What does this statement do?


#1

Hi Guys,

I have been wondering what does this statement do and what does it set.
It interferes with my methods_missing handler:

{code}
class MyClass

something = “something else”

end
{code}


#2

Stanislaw W. wrote:

Hi Guys,

I have been wondering what does this statement do and what does it set.
It interferes with my methods_missing handler:

{code}
class MyClass

something = “something else”

end
{code}

I guess this is assigning a string to a variable that is created in the
MyClass scope. But my problem is that I have some setter methods that
I’m using through method_missing, but method_missing is never triggered
because it is assigning stuff just like in the example above.


#3

Stanislaw W. wrote:

end
{code}

I guess this is assigning a string to a variable that is created in the
MyClass scope. But my problem is that I have some setter methods that
I’m using through method_missing, but method_missing is never triggered
because it is assigning stuff just like in the example above.

You’re saying that “something” is supposed to be treated like a method
instead of like a variable? Try

self.something = “something else”


#4

On Mon, Mar 2, 2009 at 9:18 AM, Stanislaw W. removed_email_address@domain.invalid
wrote:

That statement is the same as calling MyClass.something=(“something
else”)

If you want method_missing to catch it, you need to define a
method_missing on the class itself, like this:

class MyClass

def self.method_missing(name, *args)
end

end

Jason


#5

On Mon, Mar 2, 2009 at 9:31 AM, Stanislaw W. removed_email_address@domain.invalid
wrote:

self.class.method(name).call args
set_field = value
end

end

B.my_method

Yes this is a well-known ruby newbie gotcha.

Because the Ruby syntax allows simple names to refer to either a local
variable or a method invocation, there are some times when things get
ambiguous.

In the case of a name on the right hand side of an assignment, or
equivalent
settings, the ruby compiler treats the name as a local variable if the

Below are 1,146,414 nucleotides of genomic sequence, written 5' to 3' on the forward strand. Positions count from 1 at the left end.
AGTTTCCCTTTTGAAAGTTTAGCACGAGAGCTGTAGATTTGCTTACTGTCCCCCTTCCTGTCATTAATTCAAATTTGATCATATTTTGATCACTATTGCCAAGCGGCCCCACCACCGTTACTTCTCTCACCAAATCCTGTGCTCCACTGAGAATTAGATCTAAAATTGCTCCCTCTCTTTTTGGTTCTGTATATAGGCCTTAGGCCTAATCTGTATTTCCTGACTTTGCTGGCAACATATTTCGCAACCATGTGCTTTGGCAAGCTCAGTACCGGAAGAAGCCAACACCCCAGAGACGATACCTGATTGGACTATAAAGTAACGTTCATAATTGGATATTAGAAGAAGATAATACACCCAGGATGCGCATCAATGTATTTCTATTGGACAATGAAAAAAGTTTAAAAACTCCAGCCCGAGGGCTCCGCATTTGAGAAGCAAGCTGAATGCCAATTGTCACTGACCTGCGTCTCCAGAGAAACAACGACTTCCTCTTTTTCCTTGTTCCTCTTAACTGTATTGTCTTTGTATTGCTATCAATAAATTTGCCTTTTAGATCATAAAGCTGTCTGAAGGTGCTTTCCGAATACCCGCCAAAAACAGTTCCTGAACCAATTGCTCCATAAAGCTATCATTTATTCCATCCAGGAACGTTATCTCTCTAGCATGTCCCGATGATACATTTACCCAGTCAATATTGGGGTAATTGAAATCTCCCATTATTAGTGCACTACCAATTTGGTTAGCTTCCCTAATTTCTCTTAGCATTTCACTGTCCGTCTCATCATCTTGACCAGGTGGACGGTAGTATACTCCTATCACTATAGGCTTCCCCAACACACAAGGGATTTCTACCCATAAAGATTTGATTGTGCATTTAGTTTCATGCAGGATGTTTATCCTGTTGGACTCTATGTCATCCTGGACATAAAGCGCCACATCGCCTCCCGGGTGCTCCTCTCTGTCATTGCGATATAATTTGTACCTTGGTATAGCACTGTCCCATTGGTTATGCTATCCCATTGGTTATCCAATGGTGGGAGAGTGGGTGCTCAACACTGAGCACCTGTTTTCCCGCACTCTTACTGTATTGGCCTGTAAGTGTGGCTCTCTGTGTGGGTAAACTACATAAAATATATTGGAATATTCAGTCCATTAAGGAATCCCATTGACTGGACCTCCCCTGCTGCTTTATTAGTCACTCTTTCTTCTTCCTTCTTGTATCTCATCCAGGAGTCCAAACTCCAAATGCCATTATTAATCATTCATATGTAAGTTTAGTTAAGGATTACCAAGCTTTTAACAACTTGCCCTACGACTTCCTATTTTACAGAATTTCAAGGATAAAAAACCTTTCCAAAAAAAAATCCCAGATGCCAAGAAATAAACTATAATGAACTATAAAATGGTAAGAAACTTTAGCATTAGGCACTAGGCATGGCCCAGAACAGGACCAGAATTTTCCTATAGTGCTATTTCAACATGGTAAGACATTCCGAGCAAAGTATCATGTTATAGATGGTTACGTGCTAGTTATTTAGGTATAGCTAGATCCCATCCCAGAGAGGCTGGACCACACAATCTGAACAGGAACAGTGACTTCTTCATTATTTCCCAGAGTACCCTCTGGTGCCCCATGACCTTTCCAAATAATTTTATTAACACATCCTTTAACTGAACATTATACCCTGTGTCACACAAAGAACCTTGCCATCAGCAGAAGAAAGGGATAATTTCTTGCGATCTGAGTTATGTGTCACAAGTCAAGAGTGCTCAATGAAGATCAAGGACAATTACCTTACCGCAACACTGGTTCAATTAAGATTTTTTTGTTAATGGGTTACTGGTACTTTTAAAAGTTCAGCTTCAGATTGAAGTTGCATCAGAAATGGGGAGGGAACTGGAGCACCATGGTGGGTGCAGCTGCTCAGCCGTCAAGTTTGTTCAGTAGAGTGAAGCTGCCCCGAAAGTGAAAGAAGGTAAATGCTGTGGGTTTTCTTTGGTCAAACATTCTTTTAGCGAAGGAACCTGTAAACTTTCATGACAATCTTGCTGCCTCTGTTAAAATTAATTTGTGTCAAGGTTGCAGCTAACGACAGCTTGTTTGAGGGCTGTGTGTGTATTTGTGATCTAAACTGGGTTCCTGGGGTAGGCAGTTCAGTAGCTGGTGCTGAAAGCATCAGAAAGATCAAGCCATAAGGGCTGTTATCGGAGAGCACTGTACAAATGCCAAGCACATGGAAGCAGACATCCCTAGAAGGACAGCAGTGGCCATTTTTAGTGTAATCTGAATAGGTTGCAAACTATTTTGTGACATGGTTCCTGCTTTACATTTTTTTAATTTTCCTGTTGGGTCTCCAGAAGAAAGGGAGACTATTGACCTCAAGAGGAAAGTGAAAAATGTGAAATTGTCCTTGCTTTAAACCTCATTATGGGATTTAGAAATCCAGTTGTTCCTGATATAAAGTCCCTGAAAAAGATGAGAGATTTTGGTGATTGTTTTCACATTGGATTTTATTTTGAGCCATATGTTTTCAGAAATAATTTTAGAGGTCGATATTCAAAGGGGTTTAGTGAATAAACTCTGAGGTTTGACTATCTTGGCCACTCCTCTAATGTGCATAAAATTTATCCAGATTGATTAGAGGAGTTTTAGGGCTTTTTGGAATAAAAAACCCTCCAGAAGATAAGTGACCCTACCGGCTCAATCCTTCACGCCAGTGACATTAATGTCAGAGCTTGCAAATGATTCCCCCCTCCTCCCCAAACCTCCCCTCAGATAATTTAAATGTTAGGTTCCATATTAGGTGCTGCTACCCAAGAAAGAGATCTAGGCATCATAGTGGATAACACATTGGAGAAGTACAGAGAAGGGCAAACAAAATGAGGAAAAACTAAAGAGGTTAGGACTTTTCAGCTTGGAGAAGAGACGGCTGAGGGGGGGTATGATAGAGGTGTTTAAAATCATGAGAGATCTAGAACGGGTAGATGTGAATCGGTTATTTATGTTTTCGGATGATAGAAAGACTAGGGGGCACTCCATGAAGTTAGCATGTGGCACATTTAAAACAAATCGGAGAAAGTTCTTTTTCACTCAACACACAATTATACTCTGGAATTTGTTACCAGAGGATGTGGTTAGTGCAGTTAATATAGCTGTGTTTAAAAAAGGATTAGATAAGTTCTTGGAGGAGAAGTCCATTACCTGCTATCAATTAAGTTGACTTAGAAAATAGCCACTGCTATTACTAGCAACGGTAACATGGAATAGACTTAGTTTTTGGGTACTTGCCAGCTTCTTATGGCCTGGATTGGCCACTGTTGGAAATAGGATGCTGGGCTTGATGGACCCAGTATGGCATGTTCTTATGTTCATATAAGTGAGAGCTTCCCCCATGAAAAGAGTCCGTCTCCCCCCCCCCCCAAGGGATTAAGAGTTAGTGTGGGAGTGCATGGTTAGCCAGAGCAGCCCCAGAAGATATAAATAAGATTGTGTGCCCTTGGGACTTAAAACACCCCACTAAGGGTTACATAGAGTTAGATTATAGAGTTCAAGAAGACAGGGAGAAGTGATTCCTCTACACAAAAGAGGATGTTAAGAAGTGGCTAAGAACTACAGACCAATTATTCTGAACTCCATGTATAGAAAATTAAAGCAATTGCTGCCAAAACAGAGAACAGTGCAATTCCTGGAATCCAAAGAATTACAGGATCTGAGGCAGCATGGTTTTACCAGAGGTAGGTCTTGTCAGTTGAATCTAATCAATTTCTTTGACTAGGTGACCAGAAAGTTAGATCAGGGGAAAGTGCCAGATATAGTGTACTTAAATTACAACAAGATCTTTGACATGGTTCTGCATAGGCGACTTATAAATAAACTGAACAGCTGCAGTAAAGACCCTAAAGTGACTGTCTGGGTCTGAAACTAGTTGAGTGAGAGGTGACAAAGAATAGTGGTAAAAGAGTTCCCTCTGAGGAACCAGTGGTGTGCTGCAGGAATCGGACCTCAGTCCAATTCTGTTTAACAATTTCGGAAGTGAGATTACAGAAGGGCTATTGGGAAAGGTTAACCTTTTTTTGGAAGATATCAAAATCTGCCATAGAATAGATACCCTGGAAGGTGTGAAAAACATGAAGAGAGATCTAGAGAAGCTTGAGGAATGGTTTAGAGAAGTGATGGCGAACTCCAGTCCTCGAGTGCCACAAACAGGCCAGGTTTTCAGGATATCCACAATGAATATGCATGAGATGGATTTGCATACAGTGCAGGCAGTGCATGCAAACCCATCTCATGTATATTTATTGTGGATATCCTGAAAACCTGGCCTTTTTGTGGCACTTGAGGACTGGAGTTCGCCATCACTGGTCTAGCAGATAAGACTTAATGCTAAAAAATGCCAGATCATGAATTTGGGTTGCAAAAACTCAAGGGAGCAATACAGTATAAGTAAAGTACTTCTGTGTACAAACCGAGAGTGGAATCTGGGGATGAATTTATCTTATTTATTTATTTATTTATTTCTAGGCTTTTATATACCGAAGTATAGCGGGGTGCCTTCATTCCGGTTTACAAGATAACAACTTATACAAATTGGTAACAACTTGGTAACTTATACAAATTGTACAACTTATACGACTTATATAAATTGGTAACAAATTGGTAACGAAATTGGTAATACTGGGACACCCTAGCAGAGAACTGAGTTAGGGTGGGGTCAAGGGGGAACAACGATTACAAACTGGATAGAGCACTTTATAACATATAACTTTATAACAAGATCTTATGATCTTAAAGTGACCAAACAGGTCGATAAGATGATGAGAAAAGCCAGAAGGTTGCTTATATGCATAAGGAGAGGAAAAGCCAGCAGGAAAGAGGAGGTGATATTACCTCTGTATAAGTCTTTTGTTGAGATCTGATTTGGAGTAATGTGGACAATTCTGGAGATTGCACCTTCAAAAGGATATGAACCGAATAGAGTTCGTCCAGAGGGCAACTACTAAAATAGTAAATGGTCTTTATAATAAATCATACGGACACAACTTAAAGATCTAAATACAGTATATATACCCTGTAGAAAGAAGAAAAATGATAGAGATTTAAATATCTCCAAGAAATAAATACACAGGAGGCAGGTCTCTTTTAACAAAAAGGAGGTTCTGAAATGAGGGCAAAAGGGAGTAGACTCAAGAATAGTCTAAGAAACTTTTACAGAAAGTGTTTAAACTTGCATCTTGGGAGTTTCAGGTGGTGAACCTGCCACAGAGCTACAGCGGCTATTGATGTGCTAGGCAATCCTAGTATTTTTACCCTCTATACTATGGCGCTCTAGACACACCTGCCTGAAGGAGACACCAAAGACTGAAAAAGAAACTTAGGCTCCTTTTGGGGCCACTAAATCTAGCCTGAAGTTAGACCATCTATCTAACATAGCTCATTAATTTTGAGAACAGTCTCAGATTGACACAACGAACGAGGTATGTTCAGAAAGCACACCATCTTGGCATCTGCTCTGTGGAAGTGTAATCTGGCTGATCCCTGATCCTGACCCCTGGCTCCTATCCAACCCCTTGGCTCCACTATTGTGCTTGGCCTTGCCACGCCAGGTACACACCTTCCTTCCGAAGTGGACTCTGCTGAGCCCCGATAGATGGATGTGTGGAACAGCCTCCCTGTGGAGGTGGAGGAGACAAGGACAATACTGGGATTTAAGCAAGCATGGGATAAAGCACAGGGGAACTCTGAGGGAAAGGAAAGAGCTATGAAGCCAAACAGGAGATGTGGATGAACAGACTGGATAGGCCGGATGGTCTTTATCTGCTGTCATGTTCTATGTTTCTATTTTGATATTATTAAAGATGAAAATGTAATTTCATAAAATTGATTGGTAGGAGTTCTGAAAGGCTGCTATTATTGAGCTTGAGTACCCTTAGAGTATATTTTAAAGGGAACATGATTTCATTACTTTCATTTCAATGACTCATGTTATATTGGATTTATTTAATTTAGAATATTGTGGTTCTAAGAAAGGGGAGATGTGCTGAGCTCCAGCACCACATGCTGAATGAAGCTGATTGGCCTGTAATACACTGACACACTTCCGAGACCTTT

name
has already been assigned a value, and as a method call with an implied
receiver of self otherwise.

In the case of a name on the right hand side, it treats the name as a
local
variable, and assigns it a value.

You HAVE to explicitly give a receiver of self when invoking an
attribute
setter method in ruby. So in my_method you have to use self.set_field =
value.

And this is why, for those who like to mark methods as private.

class Foo

private
def a=(value)

end

def b

end

public
def c
self.a= 2 # This is okay
self.b # This triggers a NoMethodError "private method ‘b’
called for …
end
end

Rick DeNatale

Blog: http://talklikeaduck.denhaven2.com/
Twitter: http://twitter.com/RickDeNatale
WWR: http://www.workingwithrails.com/person/9021-rick-denatale
LinkedIn: http://www.linkedin.com/in/rickdenatale


#6

Thanks Rick,

This is clear explanation. Makes sense…


#7

Ok, this is the example I want to get to work. Method set_field is never
triggered because local variable set_field is being set.

class A

def self.set_field=(value)
puts “Trying to set field value”
end

def method_missing(name, *args)
self.class.method(name).call args
end
def self.method_missing(name, *args)
new.method(name).call args
end

end

class B < A

def my_method(value)
set_field = value
end

end

B.my_method


#8

On 02.03.2009 15:27, Jason R. wrote:

something = “something else”

That statement is the same as calling MyClass.something=(“something else”)

Actually, no. See Rick’s excellent explanation. For test addicts:

[oracle@ora01 ~]$ ruby y.rb
test 1
foo called with 123
test 2
[oracle@ora01 ~]$ cat y.rb

class X
def self.foo=(a)
printf “foo called with %p\n”, a
end
end

puts “test 1”
X.foo = 123

class X
puts “test 2”
foo = 987
end

[oracle@ora01 ~]$

If you want method_missing to catch it, you need to define a
method_missing on the class itself, like this:

class MyClass

def self.method_missing(name, *args)
end

end

Won’t help here, because the statement is interpreted as a local
variable assignment.

Kind regards

robert